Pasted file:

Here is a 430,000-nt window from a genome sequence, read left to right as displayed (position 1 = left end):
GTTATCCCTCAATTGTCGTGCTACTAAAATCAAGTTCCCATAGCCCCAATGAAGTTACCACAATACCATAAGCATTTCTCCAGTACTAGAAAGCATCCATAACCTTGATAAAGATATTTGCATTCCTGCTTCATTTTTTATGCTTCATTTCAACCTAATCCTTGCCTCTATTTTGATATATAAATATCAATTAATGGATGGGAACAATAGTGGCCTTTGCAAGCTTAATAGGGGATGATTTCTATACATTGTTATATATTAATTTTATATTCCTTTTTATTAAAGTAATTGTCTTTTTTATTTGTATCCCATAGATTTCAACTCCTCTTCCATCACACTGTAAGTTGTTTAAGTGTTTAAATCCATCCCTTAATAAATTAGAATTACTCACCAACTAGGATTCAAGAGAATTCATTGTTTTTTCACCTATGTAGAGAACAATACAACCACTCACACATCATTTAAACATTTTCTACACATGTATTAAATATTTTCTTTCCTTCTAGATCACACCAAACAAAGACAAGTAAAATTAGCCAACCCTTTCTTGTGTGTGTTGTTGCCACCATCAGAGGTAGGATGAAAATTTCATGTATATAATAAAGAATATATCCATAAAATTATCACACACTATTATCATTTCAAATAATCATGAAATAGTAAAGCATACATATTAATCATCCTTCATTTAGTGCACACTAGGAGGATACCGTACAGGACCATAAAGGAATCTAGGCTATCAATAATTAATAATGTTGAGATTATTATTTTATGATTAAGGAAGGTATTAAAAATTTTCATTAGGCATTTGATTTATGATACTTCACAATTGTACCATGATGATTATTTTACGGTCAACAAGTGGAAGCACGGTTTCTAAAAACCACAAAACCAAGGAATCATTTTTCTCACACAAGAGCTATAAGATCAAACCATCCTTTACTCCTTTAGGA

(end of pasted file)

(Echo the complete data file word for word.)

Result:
Here is a 430,000-nt window from a genome sequence, read left to right as displayed (position 1 = left end):
GTTATCCCTCAATTGTCGTGCTACTAAAATCAAGTTCCCATAGCCCCAATGAAGTTACCACAATACCATAAGCATTTCTCCAGTACTAGAAAGCATCCATAACCTTGATAAAGATATTTGCATTCCTGCTTCATTTTTTATGCTTCATTTCAACCTAATCCTTGCCTCTATTTTGATATATAAATATCAATTAATGGATGGGAACAATAGTGGCCTTTGCAAGCTTAATAGGGGATGATTTCTATACATTGTTATATATTAATTTTATATTCCTTTTTATTAAAGTAATTGTCTTTTTTATTTGTATCCCATAGATTTCAACTCCTCTTCCATCACACTGTAAGTTGTTTAAGTGTTTAAATCCATCCCTTAATAAATTAGAATTACTCACCAACTAGGATTCAAGAGAATTCATTGTTTTTTCACCTATGTAGAGAACAATACAACCACTCACACATCATTTAAACATTTTCTACACATGTATTAAATATTTTCTTTCCTTCTAGATCACACCAAACAAAGACAAGTAAAATTAGCCAACCCTTTCTTGTGTGTGTTGTTGCCACCATCAGAGGTAGGATGAAAATTTCATGTATATAATAAAGAATATATCCATAAAATTATCACACACTATTATCATTTCAAATAATCATGAAATAGTAAAGCATACATATTAATCATCCTTCATTTAGTGCACACTAGGAGGATACCGTACAGGACCATAAAGGAATCTAGGCTATCAATAATTAATAATGTTGAGATTATTATTTTATGATTAAGGAAGGTATTAAAAATTTTCATTAGGCATTTGATTTATGATACTTCACAATTGTACCATGATGATTATTTTACGGTCAACAAGTGGAAGCACGGTTTCTAAAAACCACAAAACCAAGGAATCATTTTTCTCACACAAGAGCTATAAGATCAAACCATCCTTTACTCCTTTAGGA